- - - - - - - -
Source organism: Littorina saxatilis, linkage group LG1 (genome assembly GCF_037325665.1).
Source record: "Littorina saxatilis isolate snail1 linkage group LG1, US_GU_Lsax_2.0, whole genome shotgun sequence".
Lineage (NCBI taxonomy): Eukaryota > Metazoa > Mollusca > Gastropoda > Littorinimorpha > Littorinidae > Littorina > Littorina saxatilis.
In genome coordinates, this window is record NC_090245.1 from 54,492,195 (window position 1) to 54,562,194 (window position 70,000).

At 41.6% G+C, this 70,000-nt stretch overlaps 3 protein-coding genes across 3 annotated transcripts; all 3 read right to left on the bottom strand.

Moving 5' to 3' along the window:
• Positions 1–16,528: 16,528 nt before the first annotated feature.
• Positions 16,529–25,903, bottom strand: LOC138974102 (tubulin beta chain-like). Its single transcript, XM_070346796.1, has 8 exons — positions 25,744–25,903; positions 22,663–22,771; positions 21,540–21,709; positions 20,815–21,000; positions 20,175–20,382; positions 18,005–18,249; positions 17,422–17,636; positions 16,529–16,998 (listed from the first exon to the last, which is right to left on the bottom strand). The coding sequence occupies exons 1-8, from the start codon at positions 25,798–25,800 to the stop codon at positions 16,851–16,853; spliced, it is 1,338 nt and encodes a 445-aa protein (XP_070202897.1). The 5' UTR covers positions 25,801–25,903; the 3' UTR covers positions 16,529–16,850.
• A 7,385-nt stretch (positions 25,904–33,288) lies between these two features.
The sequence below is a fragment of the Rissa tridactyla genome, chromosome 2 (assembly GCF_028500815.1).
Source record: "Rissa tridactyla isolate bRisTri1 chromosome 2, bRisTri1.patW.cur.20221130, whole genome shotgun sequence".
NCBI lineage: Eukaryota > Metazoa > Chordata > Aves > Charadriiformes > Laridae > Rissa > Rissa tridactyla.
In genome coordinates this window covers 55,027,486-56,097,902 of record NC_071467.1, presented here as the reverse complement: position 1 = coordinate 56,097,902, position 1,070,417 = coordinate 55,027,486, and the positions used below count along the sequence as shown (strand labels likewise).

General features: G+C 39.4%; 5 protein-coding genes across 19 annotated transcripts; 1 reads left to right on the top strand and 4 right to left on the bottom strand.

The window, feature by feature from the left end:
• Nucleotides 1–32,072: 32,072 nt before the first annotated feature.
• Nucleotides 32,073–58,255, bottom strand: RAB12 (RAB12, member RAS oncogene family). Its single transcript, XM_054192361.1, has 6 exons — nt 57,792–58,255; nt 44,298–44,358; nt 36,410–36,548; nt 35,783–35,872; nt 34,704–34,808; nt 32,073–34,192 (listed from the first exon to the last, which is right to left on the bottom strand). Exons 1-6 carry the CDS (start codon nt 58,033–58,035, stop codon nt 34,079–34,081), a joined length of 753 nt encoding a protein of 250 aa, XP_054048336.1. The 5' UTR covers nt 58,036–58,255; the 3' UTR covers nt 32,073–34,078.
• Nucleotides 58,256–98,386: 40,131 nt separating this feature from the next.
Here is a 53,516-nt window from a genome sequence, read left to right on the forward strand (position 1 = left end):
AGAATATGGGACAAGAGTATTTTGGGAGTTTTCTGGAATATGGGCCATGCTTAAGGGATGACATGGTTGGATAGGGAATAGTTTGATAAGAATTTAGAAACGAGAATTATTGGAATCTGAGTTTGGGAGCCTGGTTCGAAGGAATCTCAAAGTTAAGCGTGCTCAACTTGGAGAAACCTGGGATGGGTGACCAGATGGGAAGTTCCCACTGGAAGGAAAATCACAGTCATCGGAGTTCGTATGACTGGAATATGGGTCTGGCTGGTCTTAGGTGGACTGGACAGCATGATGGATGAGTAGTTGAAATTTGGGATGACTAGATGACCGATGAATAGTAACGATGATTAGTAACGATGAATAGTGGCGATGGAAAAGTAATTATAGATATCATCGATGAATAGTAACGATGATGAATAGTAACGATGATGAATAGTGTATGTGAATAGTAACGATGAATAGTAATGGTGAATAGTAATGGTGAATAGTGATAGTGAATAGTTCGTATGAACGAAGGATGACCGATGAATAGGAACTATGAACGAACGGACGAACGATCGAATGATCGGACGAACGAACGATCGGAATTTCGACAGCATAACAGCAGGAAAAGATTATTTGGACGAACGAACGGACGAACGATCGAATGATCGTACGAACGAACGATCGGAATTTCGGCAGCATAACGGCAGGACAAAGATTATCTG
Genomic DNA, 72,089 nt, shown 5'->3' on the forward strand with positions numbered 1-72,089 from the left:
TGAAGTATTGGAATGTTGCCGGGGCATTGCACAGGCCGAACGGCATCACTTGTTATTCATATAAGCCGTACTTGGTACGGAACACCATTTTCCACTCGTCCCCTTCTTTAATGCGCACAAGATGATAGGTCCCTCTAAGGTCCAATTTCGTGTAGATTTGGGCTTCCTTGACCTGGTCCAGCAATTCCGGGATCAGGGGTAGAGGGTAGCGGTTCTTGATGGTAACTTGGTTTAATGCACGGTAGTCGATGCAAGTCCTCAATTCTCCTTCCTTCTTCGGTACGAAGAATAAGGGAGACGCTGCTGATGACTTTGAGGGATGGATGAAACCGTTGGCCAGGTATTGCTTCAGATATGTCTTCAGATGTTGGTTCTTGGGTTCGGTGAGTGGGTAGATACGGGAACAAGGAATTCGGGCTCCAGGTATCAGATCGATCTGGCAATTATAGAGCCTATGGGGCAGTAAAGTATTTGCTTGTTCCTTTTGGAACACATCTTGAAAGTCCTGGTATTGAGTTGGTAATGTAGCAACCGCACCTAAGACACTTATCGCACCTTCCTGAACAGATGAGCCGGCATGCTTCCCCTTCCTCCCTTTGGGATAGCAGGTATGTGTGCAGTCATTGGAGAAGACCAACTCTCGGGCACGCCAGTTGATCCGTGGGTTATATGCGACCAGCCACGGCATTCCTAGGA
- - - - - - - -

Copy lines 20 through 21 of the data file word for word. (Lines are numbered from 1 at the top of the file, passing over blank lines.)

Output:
AGAATATGGGACAAGAGTATTTTGGGAGTTTTCTGGAATATGGGCCATGCTTAAGGGATGACATGGTTGGATAGGGAATAGTTTGATAAGAATTTAGAAACGAGAATTATTGGAATCTGAGTTTGGGAGCCTGGTTCGAAGGAATCTCAAAGTTAAGCGTGCTCAACTTGGAGAAACCTGGGATGGGTGACCAGATGGGAAGTTCCCACTGGAAGGAAAATCACAGTCATCGGAGTTCGTATGACTGGAATATGGGTCTGGCTGGTCTTAGGTGGACTGGACAGCATGATGGATGAGTAGTTGAAATTTGGGATGACTAGATGACCGATGAATAGTAACGATGATTAGTAACGATGAATAGTGGCGATGGAAAAGTAATTATAGATATCATCGATGAATAGTAACGATGATGAATAGTAACGATGATGAATAGTGTATGTGAATAGTAACGATGAATAGTAATGGTGAATAGTAATGGTGAATAGTGATAGTGAATAGTTCGTATGAACGAAGGATGACCGATGAATAGGAACTATGAACGAACGGACGAACGATCGAATGATCGGACGAACGAACGATCGGAATTTCGACAGCATAACAGCAGGAAAAGATTATTTGGACGAACGAACGGACGAACGATCGAATGATCGTACGAACGAACGATCGGAATTTCGGCAGCATAACGGCAGGACAAAGATTATCTG
Genomic DNA, 72,089 nt, shown 5'->3' on the forward strand with positions numbered 1-72,089 from the left: